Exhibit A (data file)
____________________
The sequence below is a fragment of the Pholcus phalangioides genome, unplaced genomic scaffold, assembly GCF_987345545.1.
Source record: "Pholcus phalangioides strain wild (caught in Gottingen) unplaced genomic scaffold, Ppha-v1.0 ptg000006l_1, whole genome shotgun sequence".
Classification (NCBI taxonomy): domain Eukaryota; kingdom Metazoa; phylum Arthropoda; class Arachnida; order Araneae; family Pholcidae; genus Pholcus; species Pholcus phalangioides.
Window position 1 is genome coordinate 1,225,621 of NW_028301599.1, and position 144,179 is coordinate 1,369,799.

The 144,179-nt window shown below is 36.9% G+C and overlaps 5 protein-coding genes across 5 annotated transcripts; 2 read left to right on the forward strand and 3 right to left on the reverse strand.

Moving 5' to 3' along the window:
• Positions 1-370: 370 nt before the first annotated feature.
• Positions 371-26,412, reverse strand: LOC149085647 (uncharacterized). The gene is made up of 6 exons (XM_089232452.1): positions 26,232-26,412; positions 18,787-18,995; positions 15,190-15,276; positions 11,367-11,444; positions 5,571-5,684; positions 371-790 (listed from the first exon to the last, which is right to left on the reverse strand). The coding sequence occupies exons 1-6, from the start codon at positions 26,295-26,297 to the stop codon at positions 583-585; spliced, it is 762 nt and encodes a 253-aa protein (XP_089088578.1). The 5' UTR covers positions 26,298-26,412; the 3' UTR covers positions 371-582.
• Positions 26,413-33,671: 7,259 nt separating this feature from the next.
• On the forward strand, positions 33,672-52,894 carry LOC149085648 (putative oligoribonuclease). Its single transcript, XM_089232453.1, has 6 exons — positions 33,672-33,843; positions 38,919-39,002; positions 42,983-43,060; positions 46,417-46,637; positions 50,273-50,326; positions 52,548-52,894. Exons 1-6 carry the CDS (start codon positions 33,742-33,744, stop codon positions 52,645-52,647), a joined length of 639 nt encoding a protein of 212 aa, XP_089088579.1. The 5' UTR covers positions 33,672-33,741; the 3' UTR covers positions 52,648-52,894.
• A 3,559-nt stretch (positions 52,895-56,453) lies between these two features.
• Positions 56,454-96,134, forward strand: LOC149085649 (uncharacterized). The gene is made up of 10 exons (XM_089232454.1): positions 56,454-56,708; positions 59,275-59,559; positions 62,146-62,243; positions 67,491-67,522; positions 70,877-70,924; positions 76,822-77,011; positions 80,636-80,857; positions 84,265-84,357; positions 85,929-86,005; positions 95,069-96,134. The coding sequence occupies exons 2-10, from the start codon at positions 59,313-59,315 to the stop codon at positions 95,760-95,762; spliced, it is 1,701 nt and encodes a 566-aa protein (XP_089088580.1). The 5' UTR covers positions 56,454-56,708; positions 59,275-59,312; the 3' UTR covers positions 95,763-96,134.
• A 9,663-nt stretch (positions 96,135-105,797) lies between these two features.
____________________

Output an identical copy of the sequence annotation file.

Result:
The sequence below is a fragment of the Pholcus phalangioides genome, unplaced genomic scaffold, assembly GCF_987345545.1.
Source record: "Pholcus phalangioides strain wild (caught in Gottingen) unplaced genomic scaffold, Ppha-v1.0 ptg000006l_1, whole genome shotgun sequence".
Classification (NCBI taxonomy): domain Eukaryota; kingdom Metazoa; phylum Arthropoda; class Arachnida; order Araneae; family Pholcidae; genus Pholcus; species Pholcus phalangioides.
Window position 1 is genome coordinate 1,225,621 of NW_028301599.1, and position 144,179 is coordinate 1,369,799.

The 144,179-nt window shown below is 36.9% G+C and overlaps 5 protein-coding genes across 5 annotated transcripts; 2 read left to right on the forward strand and 3 right to left on the reverse strand.

Moving 5' to 3' along the window:
• Positions 1-370: 370 nt before the first annotated feature.
• Positions 371-26,412, reverse strand: LOC149085647 (uncharacterized). The gene is made up of 6 exons (XM_089232452.1): positions 26,232-26,412; positions 18,787-18,995; positions 15,190-15,276; positions 11,367-11,444; positions 5,571-5,684; positions 371-790 (listed from the first exon to the last, which is right to left on the reverse strand). The coding sequence occupies exons 1-6, from the start codon at positions 26,295-26,297 to the stop codon at positions 583-585; spliced, it is 762 nt and encodes a 253-aa protein (XP_089088578.1). The 5' UTR covers positions 26,298-26,412; the 3' UTR covers positions 371-582.
• Positions 26,413-33,671: 7,259 nt separating this feature from the next.
• On the forward strand, positions 33,672-52,894 carry LOC149085648 (putative oligoribonuclease). Its single transcript, XM_089232453.1, has 6 exons — positions 33,672-33,843; positions 38,919-39,002; positions 42,983-43,060; positions 46,417-46,637; positions 50,273-50,326; positions 52,548-52,894. Exons 1-6 carry the CDS (start codon positions 33,742-33,744, stop codon positions 52,645-52,647), a joined length of 639 nt encoding a protein of 212 aa, XP_089088579.1. The 5' UTR covers positions 33,672-33,741; the 3' UTR covers positions 52,648-52,894.
• A 3,559-nt stretch (positions 52,895-56,453) lies between these two features.
• Positions 56,454-96,134, forward strand: LOC149085649 (uncharacterized). The gene is made up of 10 exons (XM_089232454.1): positions 56,454-56,708; positions 59,275-59,559; positions 62,146-62,243; positions 67,491-67,522; positions 70,877-70,924; positions 76,822-77,011; positions 80,636-80,857; positions 84,265-84,357; positions 85,929-86,005; positions 95,069-96,134. The coding sequence occupies exons 2-10, from the start codon at positions 59,313-59,315 to the stop codon at positions 95,760-95,762; spliced, it is 1,701 nt and encodes a 566-aa protein (XP_089088580.1). The 5' UTR covers positions 56,454-56,708; positions 59,275-59,312; the 3' UTR covers positions 95,763-96,134.
• A 9,663-nt stretch (positions 96,135-105,797) lies between these two features.